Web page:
On our Friday walk around Jamaica Pond, we came across both a plant and a tree in flower. The plant, yellow toadfloax (Linaria vulgaris), has a spike of yellow flowers with orange centers.
Tag Archives: Canada goose
Yesterday was the last in a long streak of sunny and dry days in Boston. I visited Forest Hills Cemetery to see what I could find.
I saw this eastern forktail damselfly resting on a reed at the edge of Lake Hibiscus. Damselflies rest with their wings closed or only slightly open. According to A Field Guide to the Dragonflies and Damselflies of Massachusetts, eastern forktails emerge early in the spring and are very common in this area.
Jef led us on a walk along the banks of the Muddy River on a sunny, seasonal spring day. We first stopped to view some outdoor sculpture as part of the Through the Trees exhibition by studios without walls.
On this tragic day, when senseless acts of violence have hurt so many, I am grateful for the places of peace in our city. Jamaica Pond is one of those places, an oasis of peace and calm amidst the chaos of the day. We walked its shores, sirens continually wailing along the Jamaica Way as emergency vehicles rushed downtown.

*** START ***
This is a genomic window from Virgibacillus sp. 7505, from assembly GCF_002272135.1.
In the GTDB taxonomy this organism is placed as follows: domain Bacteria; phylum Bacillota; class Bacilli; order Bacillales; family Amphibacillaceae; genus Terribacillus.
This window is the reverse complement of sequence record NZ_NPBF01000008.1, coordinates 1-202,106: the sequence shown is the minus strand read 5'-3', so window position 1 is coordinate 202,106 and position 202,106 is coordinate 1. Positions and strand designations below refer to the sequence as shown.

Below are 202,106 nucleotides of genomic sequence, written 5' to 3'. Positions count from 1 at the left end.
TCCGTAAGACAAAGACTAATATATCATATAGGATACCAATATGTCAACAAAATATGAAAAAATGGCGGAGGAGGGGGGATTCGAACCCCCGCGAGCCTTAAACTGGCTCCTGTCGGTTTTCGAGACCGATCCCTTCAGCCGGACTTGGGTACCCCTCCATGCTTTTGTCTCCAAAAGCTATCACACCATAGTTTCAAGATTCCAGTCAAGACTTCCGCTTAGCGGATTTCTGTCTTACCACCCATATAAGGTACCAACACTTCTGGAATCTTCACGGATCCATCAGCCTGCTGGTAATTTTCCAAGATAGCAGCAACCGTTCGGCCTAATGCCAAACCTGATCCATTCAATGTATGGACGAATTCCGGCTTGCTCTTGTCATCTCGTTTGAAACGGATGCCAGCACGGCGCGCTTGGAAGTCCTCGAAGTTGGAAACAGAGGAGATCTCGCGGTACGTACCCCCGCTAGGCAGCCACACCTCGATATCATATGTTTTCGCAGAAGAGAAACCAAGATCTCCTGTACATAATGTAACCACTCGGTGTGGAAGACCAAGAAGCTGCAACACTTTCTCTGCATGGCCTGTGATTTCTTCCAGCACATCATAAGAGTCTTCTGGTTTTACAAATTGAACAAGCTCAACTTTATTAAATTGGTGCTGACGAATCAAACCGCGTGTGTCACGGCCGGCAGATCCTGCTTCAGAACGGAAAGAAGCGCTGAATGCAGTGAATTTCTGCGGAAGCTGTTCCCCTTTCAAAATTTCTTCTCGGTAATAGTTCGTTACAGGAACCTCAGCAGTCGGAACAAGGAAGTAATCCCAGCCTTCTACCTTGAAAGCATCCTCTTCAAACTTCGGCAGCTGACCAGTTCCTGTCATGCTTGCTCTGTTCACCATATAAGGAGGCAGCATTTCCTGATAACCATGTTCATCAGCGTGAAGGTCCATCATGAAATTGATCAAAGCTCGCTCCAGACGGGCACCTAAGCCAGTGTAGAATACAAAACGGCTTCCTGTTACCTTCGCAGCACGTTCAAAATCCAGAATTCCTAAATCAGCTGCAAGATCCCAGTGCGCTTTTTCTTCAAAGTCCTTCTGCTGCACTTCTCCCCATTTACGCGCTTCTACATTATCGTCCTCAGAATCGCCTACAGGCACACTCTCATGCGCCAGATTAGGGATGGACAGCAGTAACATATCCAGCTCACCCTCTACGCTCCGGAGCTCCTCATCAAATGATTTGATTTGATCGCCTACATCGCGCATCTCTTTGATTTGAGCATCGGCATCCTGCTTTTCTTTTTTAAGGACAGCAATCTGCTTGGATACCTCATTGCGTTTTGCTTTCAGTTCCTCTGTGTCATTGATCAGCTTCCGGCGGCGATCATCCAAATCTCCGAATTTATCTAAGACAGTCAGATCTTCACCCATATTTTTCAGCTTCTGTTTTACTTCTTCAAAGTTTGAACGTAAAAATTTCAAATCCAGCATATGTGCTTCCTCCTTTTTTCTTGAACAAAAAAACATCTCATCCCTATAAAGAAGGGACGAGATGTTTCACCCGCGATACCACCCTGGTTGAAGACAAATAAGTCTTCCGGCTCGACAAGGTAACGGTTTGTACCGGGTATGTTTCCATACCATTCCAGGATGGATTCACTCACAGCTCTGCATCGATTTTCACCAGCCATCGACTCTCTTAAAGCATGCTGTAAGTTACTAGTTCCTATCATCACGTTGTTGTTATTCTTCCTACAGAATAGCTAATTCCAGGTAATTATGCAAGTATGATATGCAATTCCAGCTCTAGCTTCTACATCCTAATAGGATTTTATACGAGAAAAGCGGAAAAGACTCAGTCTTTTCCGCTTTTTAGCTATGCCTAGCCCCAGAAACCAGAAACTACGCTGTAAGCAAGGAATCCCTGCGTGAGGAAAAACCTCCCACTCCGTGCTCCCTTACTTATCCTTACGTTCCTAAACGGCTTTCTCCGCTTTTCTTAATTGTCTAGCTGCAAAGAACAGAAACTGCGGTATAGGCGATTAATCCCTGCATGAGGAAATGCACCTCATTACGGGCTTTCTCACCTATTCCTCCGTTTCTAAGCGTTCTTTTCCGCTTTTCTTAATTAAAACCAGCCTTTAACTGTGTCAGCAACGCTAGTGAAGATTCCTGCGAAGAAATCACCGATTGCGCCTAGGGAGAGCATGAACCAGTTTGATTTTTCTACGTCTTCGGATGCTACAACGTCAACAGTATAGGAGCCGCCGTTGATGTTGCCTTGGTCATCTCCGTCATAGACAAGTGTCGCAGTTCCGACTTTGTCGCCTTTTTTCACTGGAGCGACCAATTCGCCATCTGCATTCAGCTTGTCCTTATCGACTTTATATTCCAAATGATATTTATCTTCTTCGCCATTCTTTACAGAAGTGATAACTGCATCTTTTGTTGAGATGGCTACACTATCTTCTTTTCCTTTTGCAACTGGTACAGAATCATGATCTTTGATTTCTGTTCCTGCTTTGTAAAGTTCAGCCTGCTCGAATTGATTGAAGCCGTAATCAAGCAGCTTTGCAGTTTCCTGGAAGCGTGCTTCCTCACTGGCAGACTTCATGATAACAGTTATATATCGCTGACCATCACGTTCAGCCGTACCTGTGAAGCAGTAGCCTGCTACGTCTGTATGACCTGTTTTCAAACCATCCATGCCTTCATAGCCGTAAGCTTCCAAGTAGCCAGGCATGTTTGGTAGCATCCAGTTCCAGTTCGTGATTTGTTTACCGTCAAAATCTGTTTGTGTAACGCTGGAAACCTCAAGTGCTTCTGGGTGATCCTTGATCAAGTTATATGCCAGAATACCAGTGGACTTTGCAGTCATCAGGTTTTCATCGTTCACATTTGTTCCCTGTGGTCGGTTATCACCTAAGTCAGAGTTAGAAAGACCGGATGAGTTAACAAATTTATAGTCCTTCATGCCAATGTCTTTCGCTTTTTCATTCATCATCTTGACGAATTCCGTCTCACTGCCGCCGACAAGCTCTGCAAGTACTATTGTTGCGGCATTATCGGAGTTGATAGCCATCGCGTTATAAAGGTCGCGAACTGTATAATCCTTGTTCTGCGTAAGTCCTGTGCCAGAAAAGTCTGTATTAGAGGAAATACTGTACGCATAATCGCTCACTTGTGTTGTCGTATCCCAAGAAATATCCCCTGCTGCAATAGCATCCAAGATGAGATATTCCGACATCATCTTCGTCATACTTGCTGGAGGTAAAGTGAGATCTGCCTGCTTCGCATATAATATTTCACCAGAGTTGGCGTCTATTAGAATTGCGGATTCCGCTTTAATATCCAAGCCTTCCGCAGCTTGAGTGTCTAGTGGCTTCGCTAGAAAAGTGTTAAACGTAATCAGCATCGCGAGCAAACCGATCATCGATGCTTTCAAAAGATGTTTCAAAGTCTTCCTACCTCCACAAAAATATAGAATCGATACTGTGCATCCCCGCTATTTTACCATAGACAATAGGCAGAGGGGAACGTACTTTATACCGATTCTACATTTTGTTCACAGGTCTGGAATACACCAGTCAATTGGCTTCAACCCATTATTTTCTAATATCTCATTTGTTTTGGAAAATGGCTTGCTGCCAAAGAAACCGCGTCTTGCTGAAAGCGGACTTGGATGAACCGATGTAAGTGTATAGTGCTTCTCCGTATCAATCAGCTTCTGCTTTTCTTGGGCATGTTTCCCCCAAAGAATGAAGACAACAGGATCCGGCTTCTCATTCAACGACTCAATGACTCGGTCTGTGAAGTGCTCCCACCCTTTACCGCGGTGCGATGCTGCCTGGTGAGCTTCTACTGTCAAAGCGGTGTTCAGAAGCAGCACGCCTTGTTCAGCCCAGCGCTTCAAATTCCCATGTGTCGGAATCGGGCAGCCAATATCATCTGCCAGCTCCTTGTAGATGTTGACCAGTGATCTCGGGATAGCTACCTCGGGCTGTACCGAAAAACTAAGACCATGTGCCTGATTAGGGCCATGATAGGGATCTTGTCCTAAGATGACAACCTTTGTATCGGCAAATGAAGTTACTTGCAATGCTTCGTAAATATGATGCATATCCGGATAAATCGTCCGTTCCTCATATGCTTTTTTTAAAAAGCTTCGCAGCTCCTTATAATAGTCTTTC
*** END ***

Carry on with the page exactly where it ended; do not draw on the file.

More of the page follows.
A light snow fell as I walked through Olmsted Park. I didn’t see a single bird in Ward’s Pond. It wasn’t until Willow Pond that I ran into the Canada geese.
A few hours after Boston got hit with two feet of snow, I went to Jamaica Pond to see how the birds were doing. While big chunks of the Pond were frozen, there was a large central area free of ice. All the water fowl had congregated near the northwestern shore. I saw Canada geese (Branta canadensis), American coots (Fulica americana), mallards (Anas platyrhynchos), mute swans (Cygnus olor), ring-billed gulls (Larus delawarensis), and, surprisingly, a pair of pigeons (Columba livia).